But there are two people who could electrify the Democratic base and unite the party’s warring factions for a 2024 presidential run. One of these is the fierce Georgia voting-rights-fighter Stacey Abrams, but Abrams is running for governor this fall, and — for completely different reasons — either a win or a loss would make it impossible to turn around and run for president, at least in this cycle. The other would call for a huge leap of faith at a moment when radical, outside-the-box thinking is needed, and that is Rep. Jamie Raskin.

The obstacles would be many — including the belief that it’s all but impossible to jump from the House of Representatives to the White House (only ever achieved by an ill-fated James Garfield in 1880). The veteran observer of presidential politics, University of Virginia historian Larry Sabato, mentioned the Garfield thing when I reached out to him, although he also acknowledged that Raskin’s high-profile role in the Jan. 6 probe means “there might be enough there to sustain a national candidacy,” especially with the popularity of his book and his backstory.

Raskin’s X factor

“My ambition is not to be in the political center, but in the moral center,” Raskin said in winning a Democratic House primary in 2016. With his history of early advocacy on issues such as same-sex marriage and marijuana reform, Raskin is a rare Democrat who could unite the progressive wing — Sen. Bernie Sanders’ Our Revolution endorsed him in 2016 — with the kind of suburbanites who resisted Trump. Running as a white man amid the Democrats’ swift currents of identity politics could pose a problem for a Raskin candidacy, but striving to become the first Jewish president is still a compelling storyline — as is the notion that a brainy constitutional scholar with absent-minded-professor hair could lead the fight for constitutional government.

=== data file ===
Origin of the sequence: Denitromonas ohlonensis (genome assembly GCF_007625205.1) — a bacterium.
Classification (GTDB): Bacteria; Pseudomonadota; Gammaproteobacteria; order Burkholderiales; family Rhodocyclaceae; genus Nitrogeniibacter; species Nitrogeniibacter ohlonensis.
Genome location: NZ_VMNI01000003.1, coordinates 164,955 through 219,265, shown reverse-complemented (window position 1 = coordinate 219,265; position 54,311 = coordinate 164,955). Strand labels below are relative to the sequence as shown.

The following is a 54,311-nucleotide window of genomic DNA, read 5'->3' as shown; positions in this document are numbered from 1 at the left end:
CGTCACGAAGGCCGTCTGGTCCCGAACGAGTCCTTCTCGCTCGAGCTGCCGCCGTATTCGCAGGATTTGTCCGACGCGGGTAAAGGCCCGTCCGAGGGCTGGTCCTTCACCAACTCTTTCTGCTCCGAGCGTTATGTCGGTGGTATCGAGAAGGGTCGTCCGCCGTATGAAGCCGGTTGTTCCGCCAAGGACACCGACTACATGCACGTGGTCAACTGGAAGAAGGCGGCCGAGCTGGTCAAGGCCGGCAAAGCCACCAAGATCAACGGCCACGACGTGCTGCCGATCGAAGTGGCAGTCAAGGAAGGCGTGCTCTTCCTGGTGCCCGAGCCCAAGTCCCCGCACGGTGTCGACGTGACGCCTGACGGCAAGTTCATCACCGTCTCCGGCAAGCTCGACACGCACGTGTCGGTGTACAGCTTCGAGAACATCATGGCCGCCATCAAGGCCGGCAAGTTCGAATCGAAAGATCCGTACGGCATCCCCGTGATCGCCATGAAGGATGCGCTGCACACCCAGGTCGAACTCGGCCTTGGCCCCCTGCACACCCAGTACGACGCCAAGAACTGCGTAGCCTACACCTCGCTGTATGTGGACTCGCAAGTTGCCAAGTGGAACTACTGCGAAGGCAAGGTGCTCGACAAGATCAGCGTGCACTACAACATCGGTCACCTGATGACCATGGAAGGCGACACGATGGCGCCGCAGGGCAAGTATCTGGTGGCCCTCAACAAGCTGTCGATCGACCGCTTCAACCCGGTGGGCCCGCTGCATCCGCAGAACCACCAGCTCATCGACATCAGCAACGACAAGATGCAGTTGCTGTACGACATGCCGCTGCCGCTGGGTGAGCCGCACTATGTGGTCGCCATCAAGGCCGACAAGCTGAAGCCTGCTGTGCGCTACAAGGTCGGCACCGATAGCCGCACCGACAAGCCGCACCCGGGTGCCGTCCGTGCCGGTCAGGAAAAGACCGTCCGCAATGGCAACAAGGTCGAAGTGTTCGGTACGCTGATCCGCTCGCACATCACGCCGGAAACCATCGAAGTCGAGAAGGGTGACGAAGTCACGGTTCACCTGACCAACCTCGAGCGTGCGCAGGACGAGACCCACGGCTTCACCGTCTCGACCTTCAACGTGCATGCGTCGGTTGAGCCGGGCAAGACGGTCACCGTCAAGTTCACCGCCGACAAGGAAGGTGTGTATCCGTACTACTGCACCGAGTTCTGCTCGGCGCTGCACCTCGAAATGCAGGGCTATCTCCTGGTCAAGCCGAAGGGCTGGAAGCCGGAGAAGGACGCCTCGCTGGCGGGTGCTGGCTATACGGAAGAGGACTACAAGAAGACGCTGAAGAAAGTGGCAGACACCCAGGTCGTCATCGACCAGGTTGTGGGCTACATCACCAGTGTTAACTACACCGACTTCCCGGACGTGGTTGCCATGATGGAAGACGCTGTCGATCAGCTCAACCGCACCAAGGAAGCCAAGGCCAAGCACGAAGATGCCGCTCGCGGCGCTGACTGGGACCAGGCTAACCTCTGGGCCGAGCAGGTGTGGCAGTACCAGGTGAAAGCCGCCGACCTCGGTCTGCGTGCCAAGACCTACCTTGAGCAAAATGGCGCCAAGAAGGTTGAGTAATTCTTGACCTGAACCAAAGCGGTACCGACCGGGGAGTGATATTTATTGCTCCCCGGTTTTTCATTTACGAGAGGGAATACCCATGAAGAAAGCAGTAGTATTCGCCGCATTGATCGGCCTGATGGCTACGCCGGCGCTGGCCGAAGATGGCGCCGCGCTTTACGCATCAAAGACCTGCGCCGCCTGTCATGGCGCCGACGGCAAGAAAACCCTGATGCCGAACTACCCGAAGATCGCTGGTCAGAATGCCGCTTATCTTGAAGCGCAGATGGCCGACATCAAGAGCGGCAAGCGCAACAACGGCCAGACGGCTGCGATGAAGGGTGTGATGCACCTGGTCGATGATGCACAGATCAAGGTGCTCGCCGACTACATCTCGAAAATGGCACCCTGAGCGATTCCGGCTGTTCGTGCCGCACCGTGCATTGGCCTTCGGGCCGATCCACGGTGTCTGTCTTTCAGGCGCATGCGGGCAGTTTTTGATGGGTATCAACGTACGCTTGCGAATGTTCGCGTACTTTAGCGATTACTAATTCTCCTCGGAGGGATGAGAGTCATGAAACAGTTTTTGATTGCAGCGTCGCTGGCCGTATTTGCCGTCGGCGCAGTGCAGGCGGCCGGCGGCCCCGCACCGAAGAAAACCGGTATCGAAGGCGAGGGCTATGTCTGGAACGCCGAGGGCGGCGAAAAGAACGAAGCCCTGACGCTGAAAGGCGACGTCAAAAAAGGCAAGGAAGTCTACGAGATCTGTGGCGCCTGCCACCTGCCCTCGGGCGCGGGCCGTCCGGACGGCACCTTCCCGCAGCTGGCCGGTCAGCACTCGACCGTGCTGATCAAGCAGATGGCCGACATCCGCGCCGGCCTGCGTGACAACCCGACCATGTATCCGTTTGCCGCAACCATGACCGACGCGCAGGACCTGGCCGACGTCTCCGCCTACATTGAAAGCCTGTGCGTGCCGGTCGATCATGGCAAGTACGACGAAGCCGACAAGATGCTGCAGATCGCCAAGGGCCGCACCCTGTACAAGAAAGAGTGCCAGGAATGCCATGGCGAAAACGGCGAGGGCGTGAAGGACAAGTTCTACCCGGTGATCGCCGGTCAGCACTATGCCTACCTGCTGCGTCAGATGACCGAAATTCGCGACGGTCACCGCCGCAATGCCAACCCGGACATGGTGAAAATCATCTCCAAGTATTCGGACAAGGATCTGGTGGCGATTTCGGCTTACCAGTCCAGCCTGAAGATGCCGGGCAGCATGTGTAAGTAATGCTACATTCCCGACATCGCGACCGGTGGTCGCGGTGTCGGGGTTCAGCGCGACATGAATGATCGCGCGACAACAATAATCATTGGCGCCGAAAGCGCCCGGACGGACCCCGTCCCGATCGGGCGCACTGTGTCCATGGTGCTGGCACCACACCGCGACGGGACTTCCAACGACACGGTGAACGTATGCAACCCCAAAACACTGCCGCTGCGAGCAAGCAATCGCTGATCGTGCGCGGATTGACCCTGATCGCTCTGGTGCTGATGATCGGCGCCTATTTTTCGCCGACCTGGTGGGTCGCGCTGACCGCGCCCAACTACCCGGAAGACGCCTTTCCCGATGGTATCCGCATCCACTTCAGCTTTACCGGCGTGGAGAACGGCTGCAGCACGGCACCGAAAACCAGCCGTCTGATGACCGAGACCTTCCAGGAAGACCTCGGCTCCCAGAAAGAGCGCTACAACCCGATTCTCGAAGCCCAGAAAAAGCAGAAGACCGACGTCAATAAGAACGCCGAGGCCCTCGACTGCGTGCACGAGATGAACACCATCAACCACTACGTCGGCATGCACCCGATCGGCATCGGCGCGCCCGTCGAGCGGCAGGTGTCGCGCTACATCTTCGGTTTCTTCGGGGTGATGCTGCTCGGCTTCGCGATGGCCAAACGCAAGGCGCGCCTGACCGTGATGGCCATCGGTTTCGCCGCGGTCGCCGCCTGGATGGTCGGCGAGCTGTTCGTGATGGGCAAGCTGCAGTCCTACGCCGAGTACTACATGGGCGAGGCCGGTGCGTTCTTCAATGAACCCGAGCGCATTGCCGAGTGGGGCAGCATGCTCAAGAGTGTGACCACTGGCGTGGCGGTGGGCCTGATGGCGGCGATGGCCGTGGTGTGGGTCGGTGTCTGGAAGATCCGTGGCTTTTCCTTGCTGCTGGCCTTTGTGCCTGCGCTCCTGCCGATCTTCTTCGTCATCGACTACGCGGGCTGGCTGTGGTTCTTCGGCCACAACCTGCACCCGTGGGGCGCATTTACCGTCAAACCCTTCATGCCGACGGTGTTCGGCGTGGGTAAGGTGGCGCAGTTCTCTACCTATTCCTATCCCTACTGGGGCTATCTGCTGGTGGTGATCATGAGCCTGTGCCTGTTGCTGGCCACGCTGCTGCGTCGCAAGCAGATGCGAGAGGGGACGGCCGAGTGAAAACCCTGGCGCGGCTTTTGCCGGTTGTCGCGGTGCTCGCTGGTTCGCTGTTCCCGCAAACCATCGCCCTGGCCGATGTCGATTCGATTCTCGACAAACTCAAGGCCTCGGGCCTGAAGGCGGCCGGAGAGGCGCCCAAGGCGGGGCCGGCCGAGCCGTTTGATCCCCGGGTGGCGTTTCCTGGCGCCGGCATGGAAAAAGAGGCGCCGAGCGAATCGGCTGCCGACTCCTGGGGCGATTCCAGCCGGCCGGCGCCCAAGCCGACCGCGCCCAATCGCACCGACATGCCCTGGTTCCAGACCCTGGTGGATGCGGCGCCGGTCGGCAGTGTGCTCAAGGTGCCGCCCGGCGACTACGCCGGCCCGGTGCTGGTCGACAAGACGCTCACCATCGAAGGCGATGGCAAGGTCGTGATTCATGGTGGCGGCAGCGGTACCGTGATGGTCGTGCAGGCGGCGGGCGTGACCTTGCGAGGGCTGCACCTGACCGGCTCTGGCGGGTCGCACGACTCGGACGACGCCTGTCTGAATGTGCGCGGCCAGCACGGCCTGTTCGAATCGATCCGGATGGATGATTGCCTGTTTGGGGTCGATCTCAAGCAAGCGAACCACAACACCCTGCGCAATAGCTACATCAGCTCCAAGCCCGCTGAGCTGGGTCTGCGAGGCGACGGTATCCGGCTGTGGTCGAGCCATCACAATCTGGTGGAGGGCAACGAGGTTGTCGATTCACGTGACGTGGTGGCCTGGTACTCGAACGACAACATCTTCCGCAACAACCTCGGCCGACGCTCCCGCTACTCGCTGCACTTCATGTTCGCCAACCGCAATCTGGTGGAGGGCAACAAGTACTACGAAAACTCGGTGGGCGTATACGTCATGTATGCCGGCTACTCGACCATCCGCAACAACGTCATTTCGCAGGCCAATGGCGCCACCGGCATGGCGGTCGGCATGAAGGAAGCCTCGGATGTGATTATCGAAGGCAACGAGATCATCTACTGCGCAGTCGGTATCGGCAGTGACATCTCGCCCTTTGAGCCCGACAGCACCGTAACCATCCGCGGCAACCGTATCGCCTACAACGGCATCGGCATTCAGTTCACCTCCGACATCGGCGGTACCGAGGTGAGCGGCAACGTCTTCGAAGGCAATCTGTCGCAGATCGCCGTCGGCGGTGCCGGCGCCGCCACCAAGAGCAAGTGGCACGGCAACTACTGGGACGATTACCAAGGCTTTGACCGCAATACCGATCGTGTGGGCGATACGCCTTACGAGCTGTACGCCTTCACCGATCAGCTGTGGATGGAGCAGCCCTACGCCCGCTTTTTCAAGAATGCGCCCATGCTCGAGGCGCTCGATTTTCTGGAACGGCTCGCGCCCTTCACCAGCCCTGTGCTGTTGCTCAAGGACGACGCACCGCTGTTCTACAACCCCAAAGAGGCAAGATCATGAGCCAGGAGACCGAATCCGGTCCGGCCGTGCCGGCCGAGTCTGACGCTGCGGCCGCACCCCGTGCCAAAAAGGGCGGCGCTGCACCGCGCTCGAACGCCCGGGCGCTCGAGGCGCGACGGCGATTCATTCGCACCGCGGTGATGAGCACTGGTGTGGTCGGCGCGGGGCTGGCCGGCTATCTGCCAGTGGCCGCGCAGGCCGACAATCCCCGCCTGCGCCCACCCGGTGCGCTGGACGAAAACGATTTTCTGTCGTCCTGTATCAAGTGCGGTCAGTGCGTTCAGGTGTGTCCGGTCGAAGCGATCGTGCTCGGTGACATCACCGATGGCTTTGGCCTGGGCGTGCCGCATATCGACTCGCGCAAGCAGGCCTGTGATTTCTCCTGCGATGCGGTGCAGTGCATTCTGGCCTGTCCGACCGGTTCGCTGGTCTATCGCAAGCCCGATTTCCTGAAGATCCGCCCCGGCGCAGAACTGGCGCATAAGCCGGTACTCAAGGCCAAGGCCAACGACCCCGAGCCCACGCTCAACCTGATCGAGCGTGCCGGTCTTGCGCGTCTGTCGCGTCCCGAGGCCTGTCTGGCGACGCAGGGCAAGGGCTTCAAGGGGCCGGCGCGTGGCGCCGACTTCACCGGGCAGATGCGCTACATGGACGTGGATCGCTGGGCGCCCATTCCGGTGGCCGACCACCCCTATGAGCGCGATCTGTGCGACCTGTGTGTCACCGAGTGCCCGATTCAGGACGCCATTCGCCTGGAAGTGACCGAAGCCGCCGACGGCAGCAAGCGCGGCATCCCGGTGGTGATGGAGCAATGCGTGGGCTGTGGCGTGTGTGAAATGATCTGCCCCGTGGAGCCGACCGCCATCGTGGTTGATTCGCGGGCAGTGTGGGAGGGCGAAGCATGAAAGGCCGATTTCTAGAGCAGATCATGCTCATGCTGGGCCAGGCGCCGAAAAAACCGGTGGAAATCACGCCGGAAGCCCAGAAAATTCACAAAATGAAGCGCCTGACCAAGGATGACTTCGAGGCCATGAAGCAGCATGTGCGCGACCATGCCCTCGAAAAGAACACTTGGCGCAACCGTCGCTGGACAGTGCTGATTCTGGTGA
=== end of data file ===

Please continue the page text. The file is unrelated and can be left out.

The X-factor is Raskin’s quest for meaning in the wake of his son’s suicide. The reality is that millions of Americans are well-acquainted with the mental-health struggles of this country’s younger generations, as well as the rise in so-called “deaths of despair” from causes such as suicide and drug overdoses. In pledging to devote the rest of his life to fighting for the values of his son — whom Raskin said feared rising fascism and “wanted far more from our democracy, not far less” — he could also be a powerful voice around a uniquely American struggle.

As President Biden’s difficult first year has shown, any commander-in-chief has to deal with a ridiculous array of issues — and take the blame for things that are largely out of their control. In such a world, the one thing that voters should demand is the one thing that Jamie Raskin promised voters: a moral center. He writes in Unthinkable that as “someone who reveres liberal democracy and hates fascism and racism, I have the motivation to fight.” With America looking out over a dark abyss, I don’t know what more we could ask from a leader.